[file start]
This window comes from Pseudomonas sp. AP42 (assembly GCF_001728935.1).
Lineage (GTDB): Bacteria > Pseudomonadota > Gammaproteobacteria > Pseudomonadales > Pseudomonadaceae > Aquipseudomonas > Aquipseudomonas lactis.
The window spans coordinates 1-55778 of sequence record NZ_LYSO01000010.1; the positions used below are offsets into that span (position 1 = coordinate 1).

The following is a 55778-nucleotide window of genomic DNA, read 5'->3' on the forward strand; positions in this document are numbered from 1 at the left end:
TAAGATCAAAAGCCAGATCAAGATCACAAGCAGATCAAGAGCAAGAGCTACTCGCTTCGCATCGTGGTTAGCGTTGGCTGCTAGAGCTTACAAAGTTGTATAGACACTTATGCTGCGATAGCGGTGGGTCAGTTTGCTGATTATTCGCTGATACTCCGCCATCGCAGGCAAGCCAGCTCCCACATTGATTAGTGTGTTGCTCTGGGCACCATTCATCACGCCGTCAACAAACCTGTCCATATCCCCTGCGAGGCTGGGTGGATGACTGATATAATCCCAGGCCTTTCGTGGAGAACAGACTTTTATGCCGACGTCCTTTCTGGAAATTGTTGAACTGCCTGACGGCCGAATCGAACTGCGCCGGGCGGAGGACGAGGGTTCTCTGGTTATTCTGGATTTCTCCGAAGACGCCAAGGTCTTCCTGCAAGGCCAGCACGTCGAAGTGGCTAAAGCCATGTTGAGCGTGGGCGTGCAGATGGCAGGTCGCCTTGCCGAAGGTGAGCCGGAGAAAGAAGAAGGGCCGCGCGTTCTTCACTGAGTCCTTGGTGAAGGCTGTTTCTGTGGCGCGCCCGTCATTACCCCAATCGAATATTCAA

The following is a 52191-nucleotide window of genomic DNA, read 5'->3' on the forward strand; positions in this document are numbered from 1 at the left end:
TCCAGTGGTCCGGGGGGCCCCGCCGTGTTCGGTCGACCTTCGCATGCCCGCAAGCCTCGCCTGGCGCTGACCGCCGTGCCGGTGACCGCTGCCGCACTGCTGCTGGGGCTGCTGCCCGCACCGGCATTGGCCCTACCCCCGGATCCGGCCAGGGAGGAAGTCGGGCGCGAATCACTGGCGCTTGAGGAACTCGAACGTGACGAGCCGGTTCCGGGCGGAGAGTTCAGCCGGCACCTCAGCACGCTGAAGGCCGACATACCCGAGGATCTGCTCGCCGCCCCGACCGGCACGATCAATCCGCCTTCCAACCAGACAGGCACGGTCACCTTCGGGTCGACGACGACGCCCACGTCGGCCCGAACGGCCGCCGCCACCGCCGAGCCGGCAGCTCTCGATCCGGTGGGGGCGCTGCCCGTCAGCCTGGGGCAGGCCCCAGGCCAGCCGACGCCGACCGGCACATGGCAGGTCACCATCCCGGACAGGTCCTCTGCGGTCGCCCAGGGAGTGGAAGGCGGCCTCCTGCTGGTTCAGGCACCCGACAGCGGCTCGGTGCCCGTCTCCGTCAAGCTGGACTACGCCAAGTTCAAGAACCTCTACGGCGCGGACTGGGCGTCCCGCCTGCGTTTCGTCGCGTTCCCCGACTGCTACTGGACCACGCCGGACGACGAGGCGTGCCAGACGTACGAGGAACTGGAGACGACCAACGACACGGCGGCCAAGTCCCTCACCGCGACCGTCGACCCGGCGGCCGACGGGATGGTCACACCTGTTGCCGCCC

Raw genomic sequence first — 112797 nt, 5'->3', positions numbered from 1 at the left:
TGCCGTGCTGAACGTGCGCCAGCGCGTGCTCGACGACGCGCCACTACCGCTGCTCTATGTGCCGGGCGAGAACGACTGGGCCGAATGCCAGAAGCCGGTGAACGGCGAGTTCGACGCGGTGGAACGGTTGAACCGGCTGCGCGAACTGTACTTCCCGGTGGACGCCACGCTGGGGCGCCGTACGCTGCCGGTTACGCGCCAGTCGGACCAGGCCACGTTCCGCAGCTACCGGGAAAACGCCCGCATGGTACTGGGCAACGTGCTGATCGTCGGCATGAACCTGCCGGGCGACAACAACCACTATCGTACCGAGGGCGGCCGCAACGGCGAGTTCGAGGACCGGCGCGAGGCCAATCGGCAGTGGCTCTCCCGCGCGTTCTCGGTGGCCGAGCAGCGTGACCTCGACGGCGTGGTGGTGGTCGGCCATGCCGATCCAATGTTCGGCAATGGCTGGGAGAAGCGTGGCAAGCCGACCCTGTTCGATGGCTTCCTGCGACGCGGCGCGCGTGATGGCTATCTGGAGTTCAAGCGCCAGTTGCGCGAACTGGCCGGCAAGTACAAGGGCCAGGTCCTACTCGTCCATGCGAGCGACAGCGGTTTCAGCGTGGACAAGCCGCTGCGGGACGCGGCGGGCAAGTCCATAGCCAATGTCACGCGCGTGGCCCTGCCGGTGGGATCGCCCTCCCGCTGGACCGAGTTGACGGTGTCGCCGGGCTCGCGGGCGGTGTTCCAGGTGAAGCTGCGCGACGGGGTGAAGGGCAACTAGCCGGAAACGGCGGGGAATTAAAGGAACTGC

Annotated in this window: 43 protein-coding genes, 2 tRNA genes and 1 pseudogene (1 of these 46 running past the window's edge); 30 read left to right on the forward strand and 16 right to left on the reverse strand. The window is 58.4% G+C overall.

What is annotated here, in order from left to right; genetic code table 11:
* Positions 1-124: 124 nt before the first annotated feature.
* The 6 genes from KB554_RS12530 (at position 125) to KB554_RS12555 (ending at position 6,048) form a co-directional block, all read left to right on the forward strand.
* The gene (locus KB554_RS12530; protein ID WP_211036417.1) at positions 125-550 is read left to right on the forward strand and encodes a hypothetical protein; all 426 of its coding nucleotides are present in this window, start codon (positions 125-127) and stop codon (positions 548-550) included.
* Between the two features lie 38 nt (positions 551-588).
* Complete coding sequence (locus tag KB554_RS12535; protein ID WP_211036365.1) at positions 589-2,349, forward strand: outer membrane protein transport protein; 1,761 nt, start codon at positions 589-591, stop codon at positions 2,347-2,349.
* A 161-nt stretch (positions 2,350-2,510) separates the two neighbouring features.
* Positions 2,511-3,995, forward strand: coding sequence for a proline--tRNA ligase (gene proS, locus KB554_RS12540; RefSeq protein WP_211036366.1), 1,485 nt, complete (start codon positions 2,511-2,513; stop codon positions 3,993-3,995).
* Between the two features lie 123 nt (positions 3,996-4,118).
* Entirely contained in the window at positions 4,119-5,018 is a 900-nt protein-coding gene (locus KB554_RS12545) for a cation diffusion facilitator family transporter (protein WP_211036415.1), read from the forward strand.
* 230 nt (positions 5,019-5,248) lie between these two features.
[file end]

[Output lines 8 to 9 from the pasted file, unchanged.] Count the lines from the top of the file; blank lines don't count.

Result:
Raw genomic sequence first — 112797 nt, 5'->3', positions numbered from 1 at the left:
TGCCGTGCTGAACGTGCGCCAGCGCGTGCTCGACGACGCGCCACTACCGCTGCTCTATGTGCCGGGCGAGAACGACTGGGCCGAATGCCAGAAGCCGGTGAACGGCGAGTTCGACGCGGTGGAACGGTTGAACCGGCTGCGCGAACTGTACTTCCCGGTGGACGCCACGCTGGGGCGCCGTACGCTGCCGGTTACGCGCCAGTCGGACCAGGCCACGTTCCGCAGCTACCGGGAAAACGCCCGCATGGTACTGGGCAACGTGCTGATCGTCGGCATGAACCTGCCGGGCGACAACAACCACTATCGTACCGAGGGCGGCCGCAACGGCGAGTTCGAGGACCGGCGCGAGGCCAATCGGCAGTGGCTCTCCCGCGCGTTCTCGGTGGCCGAGCAGCGTGACCTCGACGGCGTGGTGGTGGTCGGCCATGCCGATCCAATGTTCGGCAATGGCTGGGAGAAGCGTGGCAAGCCGACCCTGTTCGATGGCTTCCTGCGACGCGGCGCGCGTGATGGCTATCTGGAGTTCAAGCGCCAGTTGCGCGAACTGGCCGGCAAGTACAAGGGCCAGGTCCTACTCGTCCATGCGAGCGACAGCGGTTTCAGCGTGGACAAGCCGCTGCGGGACGCGGCGGGCAAGTCCATAGCCAATGTCACGCGCGTGGCCCTGCCGGTGGGATCGCCCTCCCGCTGGACCGAGTTGACGGTGTCGCCGGGCTCGCGGGCGGTGTTCCAGGTGAAGCTGCGCGACGGGGTGAAGGGCAACTAGCCGGAAACGGCGGGGAATTAAAGGAACTGC